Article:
It’s often said that nothing in life is certain but death and taxes. That’s not how we typically live though. Most of us can name quite a few other subjects about which we feel completely certain that we are correct. As Bret Stephens writes in the New York Times, however, that’s not necessarily a good thing.
He points to the certainty demonstrated by Hillary Clinton’s campaign team as an example of the dangers that can come from placing too much trust in raw data and our ability to interpret it. He goes on to write, “There’s a lesson here. We live in a world in which data convey authority. But authority has a way of descending to certitude, and certitude begets hubris . . . We ought to know this by now, but we don’t. Instead, we respond to the inherent uncertainties of data by adding more data without revisiting our assumptions, creating an impression of certainty that can be lulling, misleading, and often dangerous.”
Essentially, when data abounds, it’s easy to interpret it only in ways that reinforce what we already think. That, in turn, locks us into beliefs that may or may not be valid. Such arrogance in what we think we know blinds us to the potential holes in our arguments and creates an environment in which even the slightest bits of doubt threaten the whole system.
Does that sound like our culture today? I can’t think of a much better description of the problems that ail us as a society than our inability to consider the possibility that we might be wrong. Party lines are hardened because the other side is built on the very real chance that our thinking might be flawed and that simply can’t be tolerated. Beliefs or lifestyles that differ from our own threaten our very existence because everything we hold dear is intricately tied together to such an extent that one loose thread could unravel everything around which our lives are built.
I would love to say that we, as Christians, are immune to that sort of thinking, but the truth is that we can be the worst offenders. That’s due, in part, to the fact that so much of our outlook on life is centered on a faith that’s grounded in a fundamentally infallible document: the Bible.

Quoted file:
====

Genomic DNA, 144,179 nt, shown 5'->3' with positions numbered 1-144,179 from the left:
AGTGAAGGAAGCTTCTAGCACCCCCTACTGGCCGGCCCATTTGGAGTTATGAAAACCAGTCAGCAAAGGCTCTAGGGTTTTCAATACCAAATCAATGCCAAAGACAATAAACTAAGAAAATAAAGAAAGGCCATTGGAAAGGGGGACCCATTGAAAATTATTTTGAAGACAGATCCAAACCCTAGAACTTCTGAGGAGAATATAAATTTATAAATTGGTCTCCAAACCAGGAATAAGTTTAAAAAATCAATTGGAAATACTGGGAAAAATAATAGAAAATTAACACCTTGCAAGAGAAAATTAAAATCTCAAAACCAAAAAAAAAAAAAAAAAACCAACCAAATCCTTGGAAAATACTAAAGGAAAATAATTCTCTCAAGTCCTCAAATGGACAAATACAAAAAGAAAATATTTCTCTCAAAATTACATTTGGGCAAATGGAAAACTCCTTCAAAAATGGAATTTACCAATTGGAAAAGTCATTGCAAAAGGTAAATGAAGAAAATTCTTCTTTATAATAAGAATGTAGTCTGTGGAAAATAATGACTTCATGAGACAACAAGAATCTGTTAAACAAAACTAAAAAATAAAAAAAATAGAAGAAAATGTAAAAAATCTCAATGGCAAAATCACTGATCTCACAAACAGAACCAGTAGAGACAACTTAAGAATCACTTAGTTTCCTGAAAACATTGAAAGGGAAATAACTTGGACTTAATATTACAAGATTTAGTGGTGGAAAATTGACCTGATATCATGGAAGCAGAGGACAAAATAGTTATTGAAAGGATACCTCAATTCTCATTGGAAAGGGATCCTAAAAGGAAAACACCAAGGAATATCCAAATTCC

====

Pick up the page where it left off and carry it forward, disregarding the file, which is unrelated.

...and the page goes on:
Now, to be clear, my purpose today is not to call into question the infallibility of Scripture or to say that it is in any way an untrustworthy source. It is the divinely inspired word of God that is useful for teaching, rebuking, correcting, and training in righteousness, and it should have an immensely formative place in our faith (2 Timothy 3:16). Yet, the fact remains that there is still relatively little about its contents that is not open for discussion.
That Jesus lived as God incarnate, died for our sins, was raised from the dead, and is the only path to salvation are the hard and fast, indisputable teachings of Scripture. Beyond that, much in our theology is open for debate. A quick review of our history as a faith should make it clear that we are prone to misunderstanding the Bible and applying it in ways that run counter to God’s original intent. The Pharisees, despite their absolute devotion to studying and living out the Scriptures, spent much of Christ’s ministry standing in opposition to their beloved Torah’s author. They did so, in large part, because they were so certain that their understanding of those sacred teachings was correct that they couldn’t tolerate an opposing view, even when it came from Jesus using those same Scriptures to show them how they were wrong.
When we act as though our understanding of God’s word is correct beyond even the slightest shadow of a doubt, then we risk making the same mistake. That’s not to say that we should begin to doubt that understanding or that we can never speak authoritatively on what the Scriptures teach. But if we ever get to the point that our faith is shaken whenever someone challenges it, then chances are that it was never really that strong to begin with.
As Christians, we should long for the chance to better understand our heavenly Father, whether that means learning something new or unlearning something that we mistakenly thought to be right. It’s vital to remember, however, that the only source that has the authority to challenge our beliefs is the Bible. Arguments from popular opinion, science, reason, or any other source have their place, but if they are truly valid then they will square with the teachings of God’s word.
So the next time you encounter a teaching or belief that runs counter to your understanding, don’t simply dismiss it as false because it’s different. Rather, be like the Bereans and test it against an open and honest reading of the Scriptures to see if it’s worthy of consideration (Acts 17:11).
We should never be afraid of the truth because we worship the God who is Truth (John 14:6). Why do you need that reminder today?